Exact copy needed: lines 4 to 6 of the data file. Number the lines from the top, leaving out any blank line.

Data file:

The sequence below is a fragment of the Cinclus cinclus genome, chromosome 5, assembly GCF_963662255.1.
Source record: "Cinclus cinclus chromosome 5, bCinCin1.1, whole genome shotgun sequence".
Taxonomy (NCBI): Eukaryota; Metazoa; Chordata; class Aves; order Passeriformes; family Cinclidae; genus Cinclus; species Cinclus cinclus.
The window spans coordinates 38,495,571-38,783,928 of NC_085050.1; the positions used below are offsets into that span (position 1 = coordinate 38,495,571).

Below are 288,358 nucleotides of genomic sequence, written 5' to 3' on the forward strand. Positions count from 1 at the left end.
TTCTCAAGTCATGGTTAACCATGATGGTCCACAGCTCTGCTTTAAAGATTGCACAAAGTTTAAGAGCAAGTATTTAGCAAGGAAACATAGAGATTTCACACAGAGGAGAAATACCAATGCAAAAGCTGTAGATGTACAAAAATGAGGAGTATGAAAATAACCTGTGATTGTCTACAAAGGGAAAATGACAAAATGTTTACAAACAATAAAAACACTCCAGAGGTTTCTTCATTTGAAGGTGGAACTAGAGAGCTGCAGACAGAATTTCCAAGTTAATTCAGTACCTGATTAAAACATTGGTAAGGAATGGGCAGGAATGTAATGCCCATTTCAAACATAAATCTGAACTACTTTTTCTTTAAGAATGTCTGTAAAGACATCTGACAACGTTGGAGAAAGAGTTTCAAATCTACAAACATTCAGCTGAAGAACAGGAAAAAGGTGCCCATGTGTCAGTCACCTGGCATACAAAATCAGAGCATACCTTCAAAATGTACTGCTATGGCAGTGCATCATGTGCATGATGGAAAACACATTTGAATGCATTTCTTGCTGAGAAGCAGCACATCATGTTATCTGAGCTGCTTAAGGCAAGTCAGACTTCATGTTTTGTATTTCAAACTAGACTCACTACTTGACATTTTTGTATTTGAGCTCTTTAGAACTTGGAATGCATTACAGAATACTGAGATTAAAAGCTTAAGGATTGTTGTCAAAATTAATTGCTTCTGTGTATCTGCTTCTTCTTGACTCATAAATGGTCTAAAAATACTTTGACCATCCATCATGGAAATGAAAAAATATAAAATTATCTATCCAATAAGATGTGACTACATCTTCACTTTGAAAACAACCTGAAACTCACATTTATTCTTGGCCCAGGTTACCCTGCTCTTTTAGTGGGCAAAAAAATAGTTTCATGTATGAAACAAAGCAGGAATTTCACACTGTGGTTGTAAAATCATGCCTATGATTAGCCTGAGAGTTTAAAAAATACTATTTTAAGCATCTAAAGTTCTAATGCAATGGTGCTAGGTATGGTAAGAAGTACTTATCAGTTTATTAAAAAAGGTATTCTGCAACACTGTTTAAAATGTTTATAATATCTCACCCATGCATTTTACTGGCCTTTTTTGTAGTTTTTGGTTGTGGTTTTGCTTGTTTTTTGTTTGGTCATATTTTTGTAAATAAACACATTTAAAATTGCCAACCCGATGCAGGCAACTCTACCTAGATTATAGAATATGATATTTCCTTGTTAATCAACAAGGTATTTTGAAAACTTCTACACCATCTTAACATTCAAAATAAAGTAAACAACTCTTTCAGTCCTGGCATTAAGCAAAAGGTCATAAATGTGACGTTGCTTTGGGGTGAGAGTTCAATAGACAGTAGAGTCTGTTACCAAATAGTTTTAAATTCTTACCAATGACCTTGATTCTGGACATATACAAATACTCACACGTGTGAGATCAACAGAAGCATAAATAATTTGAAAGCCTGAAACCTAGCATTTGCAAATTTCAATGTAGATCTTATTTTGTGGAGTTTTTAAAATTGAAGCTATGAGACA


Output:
The window spans coordinates 38,495,571-38,783,928 of NC_085050.1; the positions used below are offsets into that span (position 1 = coordinate 38,495,571).

Below are 288,358 nucleotides of genomic sequence, written 5' to 3' on the forward strand. Positions count from 1 at the left end.
TTCTCAAGTCATGGTTAACCATGATGGTCCACAGCTCTGCTTTAAAGATTGCACAAAGTTTAAGAGCAAGTATTTAGCAAGGAAACATAGAGATTTCACACAGAGGAGAAATACCAATGCAAAAGCTGTAGATGTACAAAAATGAGGAGTATGAAAATAACCTGTGATTGTCTACAAAGGGAAAATGACAAAATGTTTACAAACAATAAAAACACTCCAGAGGTTTCTTCATTTGAAGGTGGAACTAGAGAGCTGCAGACAGAATTTCCAAGTTAATTCAGTACCTGATTAAAACATTGGTAAGGAATGGGCAGGAATGTAATGCCCATTTCAAACATAAATCTGAACTACTTTTTCTTTAAGAATGTCTGTAAAGACATCTGACAACGTTGGAGAAAGAGTTTCAAATCTACAAACATTCAGCTGAAGAACAGGAAAAAGGTGCCCATGTGTCAGTCACCTGGCATACAAAATCAGAGCATACCTTCAAAATGTACTGCTATGGCAGTGCATCATGTGCATGATGGAAAACACATTTGAATGCATTTCTTGCTGAGAAGCAGCACATCATGTTATCTGAGCTGCTTAAGGCAAGTCAGACTTCATGTTTTGTATTTCAAACTAGACTCACTACTTGACATTTTTGTATTTGAGCTCTTTAGAACTTGGAATGCATTACAGAATACTGAGATTAAAAGCTTAAGGATTGTTGTCAAAATTAATTGCTTCTGTGTATCTGCTTCTTCTTGACTCATAAATGGTCTAAAAATACTTTGACCATCCATCATGGAAATGAAAAAATATAAAATTATCTATCCAATAAGATGTGACTACATCTTCACTTTGAAAACAACCTGAAACTCACATTTATTCTTGGCCCAGGTTACCCTGCTCTTTTAGTGGGCAAAAAAATAGTTTCATGTATGAAACAAAGCAGGAATTTCACACTGTGGTTGTAAAATCATGCCTATGATTAGCCTGAGAGTTTAAAAAATACTATTTTAAGCATCTAAAGTTCTAATGCAATGGTGCTAGGTATGGTAAGAAGTACTTATCAGTTTATTAAAAAAGGTATTCTGCAACACTGTTTAAAATGTTTATAATATCTCACCCATGCATTTTACTGGCCTTTTTTGTAGTTTTTGGTTGTGGTTTTGCTTGTTTTTTGTTTGGTCATATTTTTGTAAATAAACACATTTAAAATTGCCAACCCGATGCAGGCAACTCTACCTAGATTATAGAATATGATATTTCCTTGTTAATCAACAAGGTATTTTGAAAACTTCTACACCATCTTAACATTCAAAATAAAGTAAACAACTCTTTCAGTCCTGGCATTAAGCAAAAGGTCATAAATGTGACGTTGCTTTGGGGTGAGAGTTCAATAGACAGTAGAGTCTGTTACCAAATAGTTTTAAATTCTTACCAATGACCTTGATTCTGGACATATACAAATACTCACACGTGTGAGATCAACAGAAGCATAAATAATTTGAAAGCCTGAAACCTAGCATTTGCAAATTTCAATGTAGATCTTATTTTGTGGAGTTTTTAAAATTGAAGCTATGAGACA